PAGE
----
Khan says climate crisis more important than party politics after Ulez victory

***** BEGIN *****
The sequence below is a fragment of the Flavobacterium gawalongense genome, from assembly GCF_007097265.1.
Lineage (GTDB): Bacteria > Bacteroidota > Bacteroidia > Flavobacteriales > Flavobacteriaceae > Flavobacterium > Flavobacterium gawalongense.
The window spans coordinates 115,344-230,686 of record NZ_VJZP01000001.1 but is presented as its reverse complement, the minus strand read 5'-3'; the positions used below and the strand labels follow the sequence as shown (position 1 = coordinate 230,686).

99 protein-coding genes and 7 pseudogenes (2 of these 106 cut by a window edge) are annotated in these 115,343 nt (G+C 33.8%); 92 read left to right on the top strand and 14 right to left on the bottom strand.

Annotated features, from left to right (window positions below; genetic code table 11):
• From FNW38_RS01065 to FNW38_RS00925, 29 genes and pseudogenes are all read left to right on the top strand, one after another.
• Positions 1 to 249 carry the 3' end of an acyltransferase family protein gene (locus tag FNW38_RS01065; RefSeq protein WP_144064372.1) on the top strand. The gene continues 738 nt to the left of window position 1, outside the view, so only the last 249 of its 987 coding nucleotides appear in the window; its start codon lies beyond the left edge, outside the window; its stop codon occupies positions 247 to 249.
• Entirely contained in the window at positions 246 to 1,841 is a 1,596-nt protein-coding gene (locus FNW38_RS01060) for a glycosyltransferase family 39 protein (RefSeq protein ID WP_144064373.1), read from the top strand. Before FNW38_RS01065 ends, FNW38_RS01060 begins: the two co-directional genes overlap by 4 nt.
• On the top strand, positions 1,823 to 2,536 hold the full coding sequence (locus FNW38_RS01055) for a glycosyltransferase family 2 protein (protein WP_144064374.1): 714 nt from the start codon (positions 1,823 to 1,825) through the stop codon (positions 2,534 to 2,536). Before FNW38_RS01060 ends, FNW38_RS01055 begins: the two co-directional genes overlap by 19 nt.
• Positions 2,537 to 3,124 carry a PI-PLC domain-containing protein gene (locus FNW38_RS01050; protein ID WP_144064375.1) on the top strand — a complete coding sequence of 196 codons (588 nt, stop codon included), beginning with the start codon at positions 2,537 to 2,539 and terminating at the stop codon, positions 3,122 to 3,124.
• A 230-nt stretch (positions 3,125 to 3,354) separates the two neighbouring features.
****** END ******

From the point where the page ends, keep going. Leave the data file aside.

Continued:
London mayor to expand charging zone for drivers after high court win and rejects pressure from Labour leadership to think again Sadiq Khan has vowed to press ahead with the expansion of Londons low emissions zone saying tackling the climate emergency and air pollution are bigger than party politics, despite the Labour leadership urging a rethink of the policy. After the high court dismissed a legal challenge brought by five Conservative councils, the Labour mayor said he understood concerns of some Londoners but it was right to charge the most polluting vehicles 12.50 a day to drive in the capitals outer boroughs from the end of August. He said there would be a massive expansion of those eligible for support with the extra costs to small businesses and those in receipt of child benefit but said he would carry on listening to those arguing for more mitigations. The ultra low emissions zone, known as Ulez, has triggered political controversy this week after the Labour leadership suggested the plans to expand it were partly responsible for the partys failure to take the outer London constituency from the Tories in Uxbridge and South Ruislip. Rachel Reeves, the shadow chancellor, suggested on Thursday that it was not the right time to clobber motorists with an additional tax during a cost of living crisis and Keir Starmer has suggested there should be a rethink of the policy. Later on Friday, Wes Streeting, the shadow health secretary, was even clearer about opposition to Khans policy at the top of Labour, telling Times Radio: I think Keir has been very clear that he doesnt want it to go ahead at this stage, as has Rachel Reeves. I would agree with them. But Sadiq is the mayor of London. He doesnt answer to us, he answers to Londoners. If you believe in devolution, you believe in his right to do that. Were going to have to take it on the chin. And hes going to take the criticism on the chin and well see what happens. It is understood City Hall has ruled out any delay to the policy but it has not ruled out further mitigations, after the big expansion of a scrappage scheme launching next week. Asked about the objections from his own party, including Reeves saying it would clobber motorists, Khan said: Its a difficult decision and not one I take lightly but its essential we take steps to deal with the air pollution crisis in London. Clean air is a human right not a privilege ... We wouldnt accept dirty water. Why dirty air? Pressed by the Guardian on whether he is concerned by the fracturing political consensus on climate measures, the London mayor said the tackling the climate emergency and air pollution are twin emergencies we have got to address; they are bigger than party politics. He highlighted the wild fires in Greece and the heatwave that hit the UK in 2023, causing fires as well. People think climate change and air pollution are an issue for the global south, or for 30 years time. They are an issue for now, he said. Khan has staked his mayoralty on the policy ahead of the re-election battle next year, with Conservative candidate Susan Hall saying the court ruling was a shame and reiterating her pledge to stop the Ulez expansion on day one if elected. The Uxbridge result appears to have prompted the Conservatives to toy with the idea of watering down their climate policies that are costly to voters in the short term, despite widespread public support for the aims of net zero. Rishi Sunak said he would take a pragmatic response to net zero and is reviewing plans to ban new sales of petrol and diesel cars by 2030. It is understood he is set to launch an energy week next week, potentially visiting a carbon capture project to unveil funding in Scotland at the start of the week. Backers of the Acorn project in Aberdeenshire said it will help ensure the UK drives down emissions, while allowing oil and gas production to continue. Sunak will argue that continued North Sea oil and gas production will protect the UKs energy security, while investment is simultaneously stepped up to decarbonise industrial clusters. In contrast, Labour has said it will end North Sea oil and gas drilling by not granting new licences. Sunak was this week urged by former environment minister Zac Goldsmith not to respond to the Uxbridge result by watering down climate commitments. Green groups joined the calls on political parties to stick to the targets on Friday, with Greenpeace UKs policy director, Doug Parr, saying: As we enter an era of global boiling, now is not the time for political point scoring over measures to tackle climate change and protect the health of our children. Leading doctors and scientists have also warned politicians against abandoning schemes aimed at reducing traffic pollution levels that are linked to thousands of deaths each year. Transport for London said nine in 10 cars and eight out of 10 vans in London already comply and have no need to pay the charge. Figures from the RAC suggested there are 691,559 vehicles in the capital that will not be compliant, with more entering the capital from surrounding areas. Khan also criticised the Conservative councils that brought the court challenge for wasting up to 1m of taxpayers money on the legal fight. I say to the Tories: stop using air pollution and climate change as a political problem and work with us to address these twin challenges, he said. In their challenge, the outer London boroughs of Bexley, Bromley, Harrow and Hillingdon, along with Surrey county council, launched legal action argued that Khan had failed to adequately consult, overstepped his powers, and had provided a flawed 110m scrappage scheme. In his verdict, Mr Justice Swift found that the legal basis on which Khan made the decision to expand the Ulez was sound and in line with previous decisions on charging within the capital. In a summary of his ruling, the judge said he was satisfied that the mayors decision ... was within his powers, and that enough information was given for people who wished to respond to provide informed responses. The consultation on the scrappage scheme was not in depth but was lawful, he said. Khan immediately confirmed he would expand the zone as planned on 29 August. He said the current zone covering inner London inside the north and south circular roads had already reduced nitrogen dioxide air pollution by almost half in central London. According to Transport for London, only about 6% of vehicles now entering the zone pay a fee. Drivers of vehicles that do not meet the Ulez standards are typically petrol cars from before 2006 and diesels registered before 2015.